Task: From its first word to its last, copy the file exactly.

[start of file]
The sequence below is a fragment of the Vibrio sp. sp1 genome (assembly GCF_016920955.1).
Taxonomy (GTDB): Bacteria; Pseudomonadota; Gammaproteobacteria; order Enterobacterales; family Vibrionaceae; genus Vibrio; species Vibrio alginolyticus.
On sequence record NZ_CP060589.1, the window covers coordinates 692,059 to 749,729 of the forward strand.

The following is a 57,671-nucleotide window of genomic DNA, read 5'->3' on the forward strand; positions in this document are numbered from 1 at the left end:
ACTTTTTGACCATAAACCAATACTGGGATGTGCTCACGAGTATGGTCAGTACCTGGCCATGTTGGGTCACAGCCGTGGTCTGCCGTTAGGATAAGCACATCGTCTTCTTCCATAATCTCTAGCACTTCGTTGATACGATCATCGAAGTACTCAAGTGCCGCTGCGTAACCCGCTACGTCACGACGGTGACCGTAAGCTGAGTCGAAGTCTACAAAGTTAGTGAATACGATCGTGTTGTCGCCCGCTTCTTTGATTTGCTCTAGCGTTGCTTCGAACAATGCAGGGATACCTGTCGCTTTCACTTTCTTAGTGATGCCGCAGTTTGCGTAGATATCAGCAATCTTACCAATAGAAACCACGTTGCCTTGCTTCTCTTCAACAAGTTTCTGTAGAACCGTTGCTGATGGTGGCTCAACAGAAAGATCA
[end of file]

The sequence below is a fragment of the Vibrio sp. sp1 genome (assembly GCF_016920955.1).
Taxonomy (GTDB): Bacteria; Pseudomonadota; Gammaproteobacteria; order Enterobacterales; family Vibrionaceae; genus Vibrio; species Vibrio alginolyticus.
On sequence record NZ_CP060589.1, the window covers coordinates 692,059 to 749,729 of the forward strand.

The following is a 57,671-nucleotide window of genomic DNA, read 5'->3' on the forward strand; positions in this document are numbered from 1 at the left end:
ACTTTTTGACCATAAACCAATACTGGGATGTGCTCACGAGTATGGTCAGTACCTGGCCATGTTGGGTCACAGCCGTGGTCTGCCGTTAGGATAAGCACATCGTCTTCTTCCATAATCTCTAGCACTTCGTTGATACGATCATCGAAGTACTCAAGTGCCGCTGCGTAACCCGCTACGTCACGACGGTGACCGTAAGCTGAGTCGAAGTCTACAAAGTTAGTGAATACGATCGTGTTGTCGCCCGCTTCTTTGATTTGCTCTAGCGTTGCTTCGAACAATGCAGGGATACCTGTCGCTTTCACTTTCTTAGTGATGCCGCAGTTTGCGTAGATATCAGCAATCTTACCAATAGAAACCACGTTGCCTTGCTTCTCTTCAACAAGTTTCTGTAGAACCGTTGCTGATGGTGGCTCAACAGAAAGATCA